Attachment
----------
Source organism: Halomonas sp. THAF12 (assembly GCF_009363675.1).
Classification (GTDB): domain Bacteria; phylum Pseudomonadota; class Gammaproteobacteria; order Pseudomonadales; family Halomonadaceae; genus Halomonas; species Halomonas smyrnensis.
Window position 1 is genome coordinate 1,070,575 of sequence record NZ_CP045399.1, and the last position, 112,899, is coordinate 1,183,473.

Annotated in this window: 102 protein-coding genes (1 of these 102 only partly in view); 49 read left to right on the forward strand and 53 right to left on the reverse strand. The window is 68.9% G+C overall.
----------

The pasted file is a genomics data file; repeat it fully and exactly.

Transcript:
Source organism: Halomonas sp. THAF12 (assembly GCF_009363675.1).
Classification (GTDB): domain Bacteria; phylum Pseudomonadota; class Gammaproteobacteria; order Pseudomonadales; family Halomonadaceae; genus Halomonas; species Halomonas smyrnensis.
Window position 1 is genome coordinate 1,070,575 of sequence record NZ_CP045399.1, and the last position, 112,899, is coordinate 1,183,473.

Annotated in this window: 102 protein-coding genes (1 of these 102 only partly in view); 49 read left to right on the forward strand and 53 right to left on the reverse strand. The window is 68.9% G+C overall.